Another important thing is that, like I have already mentioned in my “Ghost Reveries” review, Opeth is now slowly becoming a true, 100%, progressive metal band, instead of a “progressive death metal” or “extreme progressive metal” band. The death metal elements are still here, but the double-bass attacks, that made albums like “Still Life” or “Orchid” what they are, are less used, and so are the growls. Here, Akerfeldt uses his clean voice more often and seems to avoid growls, a thing that can be clearly recognized during the heavy parts of “The Lotus Eater”, when he uses his clean voice while Axe is playing blast-beats.

Anyways, the heavy side of Opeth is present here with basically three songs: “Heir Apparent”, “The Lotus Eater” and “Hex Omega”. “Heir Apparent” is one of my favourite songs of the album, being very, very heavy and containing a lot of nice double-bass parts. The riffs are powerful and the growls are ferocious; probably the fastest song of the record. “The Lotus Eater” is another favourite and it's hard for me to pick the best aggressive song of the album, since those two tunes are both amazing. The highlight of this song is the beautiful breakdown, which contains a funky/jazzy part that is just AWESOME. You have got to listen to that breakdown, folks, top notch stuff. About the closer, “Hex Omega”, it sounds like a pretty standard Opeth song to me and it's the only one that I don't like. It isn't horrible, though.

The soft side is present with “Coil”, “Burden” and “Porcelain Heart. “Coil” works as the intro of the record, featuring a duet between Akerfeldt and a female singer, which sounds better than what I expected. Not a masterpiece, but a beautiful song to begin the album. “Burden” sounds like some progressive rock ballad out of the 70's; the keyboards absolutely dominate this song, with some nice solos and catchy riffs. The vocal performance of Mikael is also ASTOUNDING, it's incredible how he improved his singing over the years. “Porcelain Heart” is a song that I consider somewhat calm, despite it contains some bone crushing riffage. Again, the vocals are the best part of it. Anyways, if you are looking for a detailed description of this track, you can read my review of it, as a single.
And now, the best track... HESSIAN PEEL! The title is somewhat stupid (I don't know what it means, in fact), but the song is just amazing. It is the longest tune and has a very epic feeling throughout it, comprising lots of different sections, ranging from aggressive to beautiful, from raw to soft. The keyboards play again an important role, especially on the acoustic parts. Because of the existence of all those sections within this tune, i don't consider it calm nor heavy, it's like an hybrid of both.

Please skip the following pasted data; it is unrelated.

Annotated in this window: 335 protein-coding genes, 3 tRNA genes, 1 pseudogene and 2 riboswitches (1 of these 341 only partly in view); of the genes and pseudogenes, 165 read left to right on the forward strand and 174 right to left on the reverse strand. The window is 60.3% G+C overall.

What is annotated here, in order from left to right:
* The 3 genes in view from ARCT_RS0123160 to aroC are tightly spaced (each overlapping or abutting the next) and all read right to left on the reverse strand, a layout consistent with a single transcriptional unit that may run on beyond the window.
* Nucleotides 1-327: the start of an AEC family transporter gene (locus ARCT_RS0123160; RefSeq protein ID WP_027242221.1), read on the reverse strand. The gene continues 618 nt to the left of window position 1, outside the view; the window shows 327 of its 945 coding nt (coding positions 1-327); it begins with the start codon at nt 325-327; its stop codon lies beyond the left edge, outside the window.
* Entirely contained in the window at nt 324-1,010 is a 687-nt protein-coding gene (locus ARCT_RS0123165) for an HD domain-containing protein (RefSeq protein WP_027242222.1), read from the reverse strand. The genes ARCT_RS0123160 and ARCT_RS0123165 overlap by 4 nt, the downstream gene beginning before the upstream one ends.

The production is simply great, almost everything is audible, even the bass guitar, my only complaint is about the bass drums of Axenrot, since they are barely audible. Otherwise, excellent work.
So, all in all, Opeth does it again. This piece is just amazing and despite containing some moments that are reminiscent of Opeth's past works (the main riff of “Porcelain Heart” reminds me of “A Fair Judgement” and there is a section of it that reminds me of “A Grand Conjuration”), but the album still contains fresh aspects and elements, like the duet on “Coil” and the funky parts on “The Lotus Eater”. Akerfeldt is a terrific vocalist and here he proves it again, the guitar playing is great, pretty much in the vein of “Ghost Reveries”, the drum work is nothing short of amazing and the bass is always present and audible. The record is also very varied, with all the breakdwons, calm and heavy parts within the songs and the whole listening experience is also better because of that. This album is more accessible than the other Opeth works too, since the songs aren't so long and calm songs like “Coil” and “Burden” can be appreciated for people who aren't into metal or extreme metal at all, that's for sure.

Anyways, I don't give away ratings above 90% easily, so this record is absolutely essential and recommended to anyone into progressive metal. If you love the death metal side of Opeth, I'm not sure you'll like this, since the calm parts absolutely dominate “Watershed”; it's a great record, nevertheless. A bit different than the traditional Opeth record, but good... VERY, VERY GOOD.

Best MOMENT of the CD:
-the jazzy/funky part on “The Lotus Eater”. But there are also lots of other nice moments, they are almost countless.

Great work, Opeth, brilliant!